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Licensed Unlicensed Requires Authentication Published by De Gruyter June 12, 2013

Aloe vera gel protects liver from oxidative stress-induced damage in experimental rat model

  • Taslima Nahar , Borhan Uddin , Shahdat Hossain , Abdul Mannan Sikder and Sohel Ahmed EMAIL logo

Abstract: Aloe vera is a semi-tropical plant of Liliaceae family which has a wide range of applications in traditional medicine. In the present study, we sought to investigate the heptaoprotective potential of Aloe vera gel as a diet supplement. To achieve this goal, we have designed in vitro and in vivo experimental models of chemical-induced liver damage using male Sprague–Dawley rat. In the in vitro model, its effect was evaluated on Fenton’s reaction-induced liver lipid peroxidation. Co-incubation with gel significantly reduced the generation of liver lipid peroxide (LPO). Next, to see the similar effect in vivo, gel was orally administered to rats once daily for 21 successive days. Following 1 hour of the last administration of gel, rats were treated with intra-peritoneal injection of CCl4. Dietary gel showed significant hepatoprotection against CCl4-induced damage as evident by restoration of liver LPO, serum transaminases, alkaline phosphatase, and total bilirubin towards near normal. The beneficial effects were pronounced with the doses used (400 and 800 mg/kg body weight). Besides, we did not observe any significant drop in serum albumin, globulin as well as total protein levels of gel-administered rats. Histopathology of the liver tissue further supported the biochemical findings confirming the hepatoprotective potential of dietary gel.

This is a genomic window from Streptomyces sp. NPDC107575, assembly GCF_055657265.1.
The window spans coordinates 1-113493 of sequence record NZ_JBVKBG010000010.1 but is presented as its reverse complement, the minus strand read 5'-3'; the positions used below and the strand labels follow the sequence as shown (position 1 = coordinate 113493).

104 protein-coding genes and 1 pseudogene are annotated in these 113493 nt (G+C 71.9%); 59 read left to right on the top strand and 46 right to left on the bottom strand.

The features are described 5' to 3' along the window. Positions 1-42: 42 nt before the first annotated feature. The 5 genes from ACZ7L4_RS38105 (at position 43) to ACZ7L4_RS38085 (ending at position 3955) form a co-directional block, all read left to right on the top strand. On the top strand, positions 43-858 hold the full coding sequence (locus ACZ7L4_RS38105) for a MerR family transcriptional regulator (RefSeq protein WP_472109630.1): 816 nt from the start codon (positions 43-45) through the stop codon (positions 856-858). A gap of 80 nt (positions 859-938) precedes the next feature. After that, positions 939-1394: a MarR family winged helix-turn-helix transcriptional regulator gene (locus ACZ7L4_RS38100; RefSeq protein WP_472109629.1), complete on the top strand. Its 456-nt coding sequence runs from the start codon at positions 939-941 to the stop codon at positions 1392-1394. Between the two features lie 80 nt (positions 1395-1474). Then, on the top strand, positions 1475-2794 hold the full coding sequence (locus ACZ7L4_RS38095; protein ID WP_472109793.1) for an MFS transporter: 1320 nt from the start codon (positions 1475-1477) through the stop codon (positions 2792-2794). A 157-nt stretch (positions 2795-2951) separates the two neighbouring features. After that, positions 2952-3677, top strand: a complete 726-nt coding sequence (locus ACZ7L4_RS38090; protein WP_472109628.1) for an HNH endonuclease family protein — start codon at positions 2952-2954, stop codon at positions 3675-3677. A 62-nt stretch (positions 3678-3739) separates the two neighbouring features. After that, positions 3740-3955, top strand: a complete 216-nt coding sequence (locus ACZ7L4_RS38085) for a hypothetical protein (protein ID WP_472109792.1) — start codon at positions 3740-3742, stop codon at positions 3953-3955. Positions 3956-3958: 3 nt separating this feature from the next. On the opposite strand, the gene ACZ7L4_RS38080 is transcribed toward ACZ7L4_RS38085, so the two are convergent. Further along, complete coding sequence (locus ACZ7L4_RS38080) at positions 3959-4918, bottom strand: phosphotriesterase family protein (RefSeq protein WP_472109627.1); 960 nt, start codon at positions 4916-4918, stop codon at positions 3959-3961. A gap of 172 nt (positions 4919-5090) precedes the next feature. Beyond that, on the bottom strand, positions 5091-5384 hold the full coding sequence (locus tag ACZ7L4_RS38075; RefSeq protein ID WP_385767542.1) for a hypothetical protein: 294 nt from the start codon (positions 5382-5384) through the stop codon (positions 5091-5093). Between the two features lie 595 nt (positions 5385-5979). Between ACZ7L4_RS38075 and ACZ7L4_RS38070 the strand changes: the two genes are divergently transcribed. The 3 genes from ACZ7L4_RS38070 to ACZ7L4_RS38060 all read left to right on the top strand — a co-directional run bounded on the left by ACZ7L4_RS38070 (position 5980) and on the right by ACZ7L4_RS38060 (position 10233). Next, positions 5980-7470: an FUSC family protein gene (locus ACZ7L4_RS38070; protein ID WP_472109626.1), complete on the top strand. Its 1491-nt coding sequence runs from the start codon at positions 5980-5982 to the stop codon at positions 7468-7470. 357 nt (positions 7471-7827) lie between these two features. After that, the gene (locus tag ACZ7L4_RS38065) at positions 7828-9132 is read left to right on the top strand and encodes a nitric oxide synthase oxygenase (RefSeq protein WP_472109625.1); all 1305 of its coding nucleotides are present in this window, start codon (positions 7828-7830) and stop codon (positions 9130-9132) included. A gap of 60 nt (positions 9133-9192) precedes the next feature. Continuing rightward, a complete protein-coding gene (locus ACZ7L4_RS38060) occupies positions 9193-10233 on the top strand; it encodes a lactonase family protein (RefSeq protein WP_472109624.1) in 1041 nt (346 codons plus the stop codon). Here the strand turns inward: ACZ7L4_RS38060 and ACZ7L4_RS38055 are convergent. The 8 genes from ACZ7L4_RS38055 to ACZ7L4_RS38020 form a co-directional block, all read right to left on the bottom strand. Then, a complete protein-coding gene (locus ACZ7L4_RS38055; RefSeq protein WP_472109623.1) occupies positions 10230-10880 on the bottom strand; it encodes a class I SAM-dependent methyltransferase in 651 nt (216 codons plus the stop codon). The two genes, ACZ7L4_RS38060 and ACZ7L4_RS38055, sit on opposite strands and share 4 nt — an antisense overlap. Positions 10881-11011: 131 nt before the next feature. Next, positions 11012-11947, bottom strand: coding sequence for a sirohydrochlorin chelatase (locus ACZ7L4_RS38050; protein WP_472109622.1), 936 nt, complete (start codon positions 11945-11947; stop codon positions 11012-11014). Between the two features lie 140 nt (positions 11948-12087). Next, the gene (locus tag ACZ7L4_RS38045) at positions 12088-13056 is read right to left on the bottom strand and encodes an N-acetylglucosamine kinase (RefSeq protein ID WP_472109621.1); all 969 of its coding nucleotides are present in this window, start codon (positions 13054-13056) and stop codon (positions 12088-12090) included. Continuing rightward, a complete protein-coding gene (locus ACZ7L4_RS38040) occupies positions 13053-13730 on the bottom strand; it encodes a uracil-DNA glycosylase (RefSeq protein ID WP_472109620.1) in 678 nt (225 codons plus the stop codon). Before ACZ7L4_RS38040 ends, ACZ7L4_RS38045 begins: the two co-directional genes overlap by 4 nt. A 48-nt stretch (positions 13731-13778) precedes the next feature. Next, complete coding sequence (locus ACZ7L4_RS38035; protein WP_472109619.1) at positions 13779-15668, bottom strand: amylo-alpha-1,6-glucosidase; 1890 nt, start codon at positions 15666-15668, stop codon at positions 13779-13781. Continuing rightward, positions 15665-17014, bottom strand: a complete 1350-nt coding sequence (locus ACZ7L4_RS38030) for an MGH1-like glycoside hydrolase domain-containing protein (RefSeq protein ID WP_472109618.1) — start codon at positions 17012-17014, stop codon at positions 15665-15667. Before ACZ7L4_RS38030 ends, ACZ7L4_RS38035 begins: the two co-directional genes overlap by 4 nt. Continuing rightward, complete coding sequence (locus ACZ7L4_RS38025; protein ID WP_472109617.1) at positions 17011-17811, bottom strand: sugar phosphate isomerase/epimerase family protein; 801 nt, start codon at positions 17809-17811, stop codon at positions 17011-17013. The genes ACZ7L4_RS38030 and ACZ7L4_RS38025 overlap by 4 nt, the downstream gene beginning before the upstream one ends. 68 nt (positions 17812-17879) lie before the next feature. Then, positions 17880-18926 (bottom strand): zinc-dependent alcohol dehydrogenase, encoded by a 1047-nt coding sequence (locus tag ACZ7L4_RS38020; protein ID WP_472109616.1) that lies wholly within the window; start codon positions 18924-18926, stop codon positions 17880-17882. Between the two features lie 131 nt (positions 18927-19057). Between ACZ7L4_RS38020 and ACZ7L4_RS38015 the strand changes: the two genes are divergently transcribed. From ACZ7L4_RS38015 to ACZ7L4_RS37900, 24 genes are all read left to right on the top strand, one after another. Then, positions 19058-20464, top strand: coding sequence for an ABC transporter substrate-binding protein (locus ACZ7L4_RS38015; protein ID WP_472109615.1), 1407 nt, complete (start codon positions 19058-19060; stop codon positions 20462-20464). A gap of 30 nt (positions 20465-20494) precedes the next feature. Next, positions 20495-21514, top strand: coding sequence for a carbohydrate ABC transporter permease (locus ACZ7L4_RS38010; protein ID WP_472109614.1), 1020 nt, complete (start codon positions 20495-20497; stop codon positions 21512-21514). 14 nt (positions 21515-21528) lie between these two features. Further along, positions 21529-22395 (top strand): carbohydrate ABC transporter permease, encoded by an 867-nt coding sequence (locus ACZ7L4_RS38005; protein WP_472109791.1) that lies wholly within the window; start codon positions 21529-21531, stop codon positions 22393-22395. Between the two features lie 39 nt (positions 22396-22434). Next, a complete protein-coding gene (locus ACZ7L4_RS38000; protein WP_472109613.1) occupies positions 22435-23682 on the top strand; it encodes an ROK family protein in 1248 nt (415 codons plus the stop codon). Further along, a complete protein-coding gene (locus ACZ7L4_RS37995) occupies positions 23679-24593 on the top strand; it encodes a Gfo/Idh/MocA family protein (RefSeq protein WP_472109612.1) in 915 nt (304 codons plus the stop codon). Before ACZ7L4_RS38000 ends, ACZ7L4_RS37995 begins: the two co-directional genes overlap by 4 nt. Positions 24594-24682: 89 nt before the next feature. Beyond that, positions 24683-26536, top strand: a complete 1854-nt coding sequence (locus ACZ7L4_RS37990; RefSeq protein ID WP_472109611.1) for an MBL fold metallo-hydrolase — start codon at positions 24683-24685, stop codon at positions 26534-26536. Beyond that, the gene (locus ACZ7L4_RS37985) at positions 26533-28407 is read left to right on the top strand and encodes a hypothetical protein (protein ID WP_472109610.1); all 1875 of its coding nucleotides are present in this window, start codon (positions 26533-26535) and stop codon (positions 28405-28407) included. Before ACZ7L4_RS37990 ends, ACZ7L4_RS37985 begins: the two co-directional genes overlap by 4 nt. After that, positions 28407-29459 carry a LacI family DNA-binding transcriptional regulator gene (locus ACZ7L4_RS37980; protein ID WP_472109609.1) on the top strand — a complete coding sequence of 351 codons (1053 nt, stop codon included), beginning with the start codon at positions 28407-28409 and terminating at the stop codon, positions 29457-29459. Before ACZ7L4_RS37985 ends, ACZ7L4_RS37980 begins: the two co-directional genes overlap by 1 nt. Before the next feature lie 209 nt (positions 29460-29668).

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Received: 2011-07-27
Accepted: 2012-10-29
Published Online: 2013-06-12

©2013 by Walter de Gruyter Berlin / Boston

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